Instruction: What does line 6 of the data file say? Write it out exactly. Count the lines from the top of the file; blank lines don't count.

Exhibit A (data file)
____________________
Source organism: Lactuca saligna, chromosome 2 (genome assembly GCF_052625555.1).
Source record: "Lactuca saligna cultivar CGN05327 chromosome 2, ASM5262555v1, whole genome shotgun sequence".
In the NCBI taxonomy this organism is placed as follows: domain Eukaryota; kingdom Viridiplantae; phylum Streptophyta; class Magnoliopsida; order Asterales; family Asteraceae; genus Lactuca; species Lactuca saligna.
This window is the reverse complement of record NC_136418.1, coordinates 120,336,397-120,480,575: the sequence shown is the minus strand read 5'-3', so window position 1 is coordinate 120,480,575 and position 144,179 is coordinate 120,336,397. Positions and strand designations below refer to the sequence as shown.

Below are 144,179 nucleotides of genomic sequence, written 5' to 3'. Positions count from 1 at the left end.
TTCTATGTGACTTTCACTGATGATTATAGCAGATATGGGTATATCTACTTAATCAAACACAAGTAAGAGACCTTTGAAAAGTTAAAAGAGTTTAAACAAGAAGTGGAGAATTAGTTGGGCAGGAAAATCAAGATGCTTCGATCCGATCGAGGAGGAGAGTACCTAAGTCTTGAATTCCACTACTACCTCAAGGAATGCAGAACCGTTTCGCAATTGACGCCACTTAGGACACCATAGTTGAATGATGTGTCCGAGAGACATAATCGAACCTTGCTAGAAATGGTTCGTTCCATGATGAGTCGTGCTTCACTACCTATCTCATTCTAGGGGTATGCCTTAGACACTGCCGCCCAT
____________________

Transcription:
TTCTATGTGACTTTCACTGATGATTATAGCAGATATGGGTATATCTACTTAATCAAACACAAGTAAGAGACCTTTGAAAAGTTAAAAGAGTTTAAACAAGAAGTGGAGAATTAGTTGGGCAGGAAAATCAAGATGCTTCGATCCGATCGAGGAGGAGAGTACCTAAGTCTTGAATTCCACTACTACCTCAAGGAATGCAGAACCGTTTCGCAATTGACGCCACTTAGGACACCATAGTTGAATGATGTGTCCGAGAGACATAATCGAACCTTGCTAGAAATGGTTCGTTCCATGATGAGTCGTGCTTCACTACCTATCTCATTCTAGGGGTATGCCTTAGACACTGCCGCCCAT